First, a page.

Where did Jesus teach and pray and live when he was in Jerusalem? That’s hard to figure out today because the city was thoroughly destroyed by the Romans in 70 AD, and since then earthquakes, wars, political and religious forces have hammered away at the old city.
Jerusalem destroyed: 70 AD
Archeologists try their best to reconstruct ancient Jerusalem and they’ve produced a wonderful model of the city from about the time of Jesus, which can be seen today at the city’s Israel Museum. As the model indicates, the Second Temple built by Herod the Great dominated the city then. Jesus must have taught and prayed in this splendid place–still being built during his lifetime– as he came to celebrate the Jewish feasts.
His activity here triggered his condemnation to death.
Can we say more precisely where he taught and when he began teaching there? Luke’s gospel offers the interesting story that his parents, after missing him on one of their usual visits to the Holy City, “found him in the temple, sitting among the teachers, listening to them and asking them questions.” (Luke 2,46) This probably took place in the Court of the Gentiles, the extensive space that surrounded the temple itself, which we can see in the model. We can surmise that, as observant Jews, his family brought him to Jerusalem for the major feasts.
The name, Court of the Gentiles, indicates an area open to all, even though the temple building itself was open only to the Jews. In the Court of the Gentiles, young Jewish children like Jesus and adults looking for a greater understanding of their faith were able to listen and ask questions of the Jewish teachers. At the same time, even those who did not share the Jewish faith were welcome here, namely, non-Jews, gentiles, who could speak to Jewish teachers, inquire about the Jewish faith and even pray to the unknown God.
The Court of the Gentiles was an important part of the temple area; it proclaimed Jewish openness to the world. The psalms and the prophets spoke of the God of all nations and looked to the day when all peoples would be counted among the children of Abraham:
“In days to come the mountain of the Lord’s house
will be established as the highest mountain
and raised above the hills.
All nations shall stream toward it;
many peoples will come and say:
‘Come, let us climb the Lord’s mountain to the house of the God of Jacob,
that he may instruct us in his ways
and we may walk in his paths.” Isaiah 2,1-5
The Court of the Gentiles was the place where Jesus proclaimed a new age that would fulfill these promises. As he grew “in wisdom and age and grace” Jesus continued to go to the temple with his family from Galilee to celebrate the Jewish feasts, still “listening to the teachers and asking them questions.”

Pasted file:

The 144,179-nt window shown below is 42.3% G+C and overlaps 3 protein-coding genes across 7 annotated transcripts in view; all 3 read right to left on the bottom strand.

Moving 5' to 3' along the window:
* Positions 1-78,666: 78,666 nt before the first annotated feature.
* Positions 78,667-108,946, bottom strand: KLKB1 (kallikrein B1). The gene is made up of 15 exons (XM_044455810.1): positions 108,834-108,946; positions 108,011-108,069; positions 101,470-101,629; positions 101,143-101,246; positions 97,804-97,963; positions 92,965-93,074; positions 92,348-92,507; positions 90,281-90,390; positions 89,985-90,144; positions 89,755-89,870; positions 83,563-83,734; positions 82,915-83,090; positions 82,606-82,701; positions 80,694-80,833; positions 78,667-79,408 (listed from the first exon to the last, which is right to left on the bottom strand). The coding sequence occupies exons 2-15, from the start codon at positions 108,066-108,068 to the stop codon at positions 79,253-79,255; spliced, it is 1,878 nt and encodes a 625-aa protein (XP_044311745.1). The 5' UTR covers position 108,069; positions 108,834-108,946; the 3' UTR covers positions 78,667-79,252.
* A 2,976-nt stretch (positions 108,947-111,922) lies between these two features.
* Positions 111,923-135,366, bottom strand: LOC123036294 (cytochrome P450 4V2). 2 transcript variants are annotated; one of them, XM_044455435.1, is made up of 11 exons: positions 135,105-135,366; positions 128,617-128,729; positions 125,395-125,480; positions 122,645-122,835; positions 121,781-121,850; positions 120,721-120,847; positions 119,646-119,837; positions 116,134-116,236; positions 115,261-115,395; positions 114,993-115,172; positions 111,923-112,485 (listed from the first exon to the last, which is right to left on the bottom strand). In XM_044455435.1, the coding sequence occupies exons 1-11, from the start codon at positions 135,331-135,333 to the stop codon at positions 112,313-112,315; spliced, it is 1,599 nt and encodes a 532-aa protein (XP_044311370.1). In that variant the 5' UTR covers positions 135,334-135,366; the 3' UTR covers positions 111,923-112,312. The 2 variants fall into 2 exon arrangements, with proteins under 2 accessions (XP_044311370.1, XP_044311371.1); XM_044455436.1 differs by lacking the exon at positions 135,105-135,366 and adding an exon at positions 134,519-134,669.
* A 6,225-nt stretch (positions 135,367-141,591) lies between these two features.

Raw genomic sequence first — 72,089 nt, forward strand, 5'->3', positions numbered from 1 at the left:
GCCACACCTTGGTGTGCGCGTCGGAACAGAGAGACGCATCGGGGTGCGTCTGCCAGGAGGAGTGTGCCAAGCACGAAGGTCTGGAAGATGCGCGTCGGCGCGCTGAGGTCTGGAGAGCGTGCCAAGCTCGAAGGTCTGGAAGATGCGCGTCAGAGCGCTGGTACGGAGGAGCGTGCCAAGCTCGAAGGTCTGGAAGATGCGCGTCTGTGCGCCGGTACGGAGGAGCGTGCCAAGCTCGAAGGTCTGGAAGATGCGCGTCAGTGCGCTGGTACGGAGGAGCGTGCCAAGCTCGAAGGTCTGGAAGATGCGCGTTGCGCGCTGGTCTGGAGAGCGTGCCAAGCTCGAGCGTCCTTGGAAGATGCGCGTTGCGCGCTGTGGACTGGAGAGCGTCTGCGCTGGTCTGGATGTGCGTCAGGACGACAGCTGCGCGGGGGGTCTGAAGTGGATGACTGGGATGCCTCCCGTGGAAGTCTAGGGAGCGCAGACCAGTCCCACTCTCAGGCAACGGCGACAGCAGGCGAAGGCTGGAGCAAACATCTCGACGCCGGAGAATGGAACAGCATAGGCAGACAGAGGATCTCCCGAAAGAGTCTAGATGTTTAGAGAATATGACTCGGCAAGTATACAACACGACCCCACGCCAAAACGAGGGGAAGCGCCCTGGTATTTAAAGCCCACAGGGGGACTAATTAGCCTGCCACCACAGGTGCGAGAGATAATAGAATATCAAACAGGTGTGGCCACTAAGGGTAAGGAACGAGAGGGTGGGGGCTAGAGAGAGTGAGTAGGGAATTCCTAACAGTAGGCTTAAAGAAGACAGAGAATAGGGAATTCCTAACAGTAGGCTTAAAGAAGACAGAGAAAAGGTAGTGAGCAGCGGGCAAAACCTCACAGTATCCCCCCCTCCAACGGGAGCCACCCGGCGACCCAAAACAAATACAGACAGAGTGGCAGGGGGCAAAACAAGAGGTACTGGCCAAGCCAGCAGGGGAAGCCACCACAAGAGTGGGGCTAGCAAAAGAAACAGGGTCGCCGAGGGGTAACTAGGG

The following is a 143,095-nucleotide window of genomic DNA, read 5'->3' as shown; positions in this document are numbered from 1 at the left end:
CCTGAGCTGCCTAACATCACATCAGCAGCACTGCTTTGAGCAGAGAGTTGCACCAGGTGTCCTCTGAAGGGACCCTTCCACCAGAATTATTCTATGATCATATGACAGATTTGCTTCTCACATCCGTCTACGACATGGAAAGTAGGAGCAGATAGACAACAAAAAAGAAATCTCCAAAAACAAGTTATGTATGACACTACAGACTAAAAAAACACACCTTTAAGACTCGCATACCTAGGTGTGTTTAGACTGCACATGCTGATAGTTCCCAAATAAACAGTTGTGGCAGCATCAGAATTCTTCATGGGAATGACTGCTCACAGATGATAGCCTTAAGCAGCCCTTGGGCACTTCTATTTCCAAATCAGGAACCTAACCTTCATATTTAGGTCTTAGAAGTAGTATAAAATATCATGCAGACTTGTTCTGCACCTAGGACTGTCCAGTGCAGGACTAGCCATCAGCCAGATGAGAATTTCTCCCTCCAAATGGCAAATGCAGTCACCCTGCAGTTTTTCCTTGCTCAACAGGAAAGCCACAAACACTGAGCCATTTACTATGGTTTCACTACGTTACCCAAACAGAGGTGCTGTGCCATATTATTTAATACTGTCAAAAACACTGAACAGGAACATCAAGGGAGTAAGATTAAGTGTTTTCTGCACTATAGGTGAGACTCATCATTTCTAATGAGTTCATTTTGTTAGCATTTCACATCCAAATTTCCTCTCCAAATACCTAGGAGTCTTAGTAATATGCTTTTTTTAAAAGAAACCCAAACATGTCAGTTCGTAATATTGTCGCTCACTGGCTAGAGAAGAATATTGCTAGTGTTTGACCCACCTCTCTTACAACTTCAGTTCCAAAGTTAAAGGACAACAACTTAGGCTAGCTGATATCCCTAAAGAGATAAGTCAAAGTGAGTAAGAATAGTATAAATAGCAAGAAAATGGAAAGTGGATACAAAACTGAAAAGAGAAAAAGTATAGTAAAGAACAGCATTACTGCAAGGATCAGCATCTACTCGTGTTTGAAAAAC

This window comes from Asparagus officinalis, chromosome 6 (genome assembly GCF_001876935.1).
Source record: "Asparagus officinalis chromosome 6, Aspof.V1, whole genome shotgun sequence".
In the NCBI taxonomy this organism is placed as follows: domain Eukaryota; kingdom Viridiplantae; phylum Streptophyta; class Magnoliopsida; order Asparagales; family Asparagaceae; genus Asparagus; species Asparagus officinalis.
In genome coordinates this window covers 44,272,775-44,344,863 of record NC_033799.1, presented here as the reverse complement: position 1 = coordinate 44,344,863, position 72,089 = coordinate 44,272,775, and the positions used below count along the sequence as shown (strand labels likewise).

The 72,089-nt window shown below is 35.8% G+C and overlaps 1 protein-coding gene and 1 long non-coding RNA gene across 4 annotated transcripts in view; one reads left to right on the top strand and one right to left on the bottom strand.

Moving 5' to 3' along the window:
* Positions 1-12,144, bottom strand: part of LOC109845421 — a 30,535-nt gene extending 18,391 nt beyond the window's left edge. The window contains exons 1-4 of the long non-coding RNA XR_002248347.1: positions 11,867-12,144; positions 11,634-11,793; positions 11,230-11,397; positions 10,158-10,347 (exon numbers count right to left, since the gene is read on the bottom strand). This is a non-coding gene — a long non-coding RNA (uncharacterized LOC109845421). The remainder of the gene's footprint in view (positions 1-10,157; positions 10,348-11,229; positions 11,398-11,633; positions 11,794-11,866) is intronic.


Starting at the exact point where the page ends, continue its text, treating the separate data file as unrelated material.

But after his baptism by John, Jesus’ visits to the temple changed. During the feasts he made extraordinary claims about himself and his mission, as John’s Gospel records. His claims, along with healings he worked in Jerusalem– his cures of the man born blind and of the paralyzed man, above all his raising of Lazarus from the dead– alarmed the temple authorities.
The gospels all record the disturbing incident that took place in the temple during the final stages of his ministry. According to Mark’s gospel: “He entered the temple and began to drive out those who sold and those who bought, and he overturned the tables of the money-changers and the seats of those who sold pigeons; and he would not allow anyone to carry anything through the temple. And he taught and said to them, “Is it not written, “my house shall be called a house of prayer for all the nations?’ But you have made it a den of thieves.” (Mark 11,15-17, Matthew 21,1017; Luke 19, 45-46; John 2,13-17)
Not only was the Court of the Gentiles a place for teaching and prayer, it was also a place for exchanging money, getting advice from priests about where and how to pray and make your offerings, buying food and animals for sacrifice. In a prophetic gesture, Jesus upset this traditional apparatus and called for renewing the temple so that it could fulfill its destiny as “a house of prayer for all the nations.”
The Gentiles would no longer be excluded from experiencing the Divine Presence; Jesus signified he came to break down the dividing wall between Jew and Gentile and reconcile both to God through his death. He himself would be the new temple and the sacrifice of reconciliation for all peoples.
No wonder that a major accusation made against him later at his trial before the Jewish leaders was based on what witnesses claimed were his threats to destroy the temple. “We heard him say ‘I will destroy this temple made from human hands and I will build another not made by human hands.” (Mark 14,58)
Some picture Jesus as a hapless Galilean peasant caught in a government net to catch and destroy potential revolutionaries, like Barabbas. Jesus went to his death for more reasons than that. His activity in the temple is an important part of his life and mission, and it led to his death.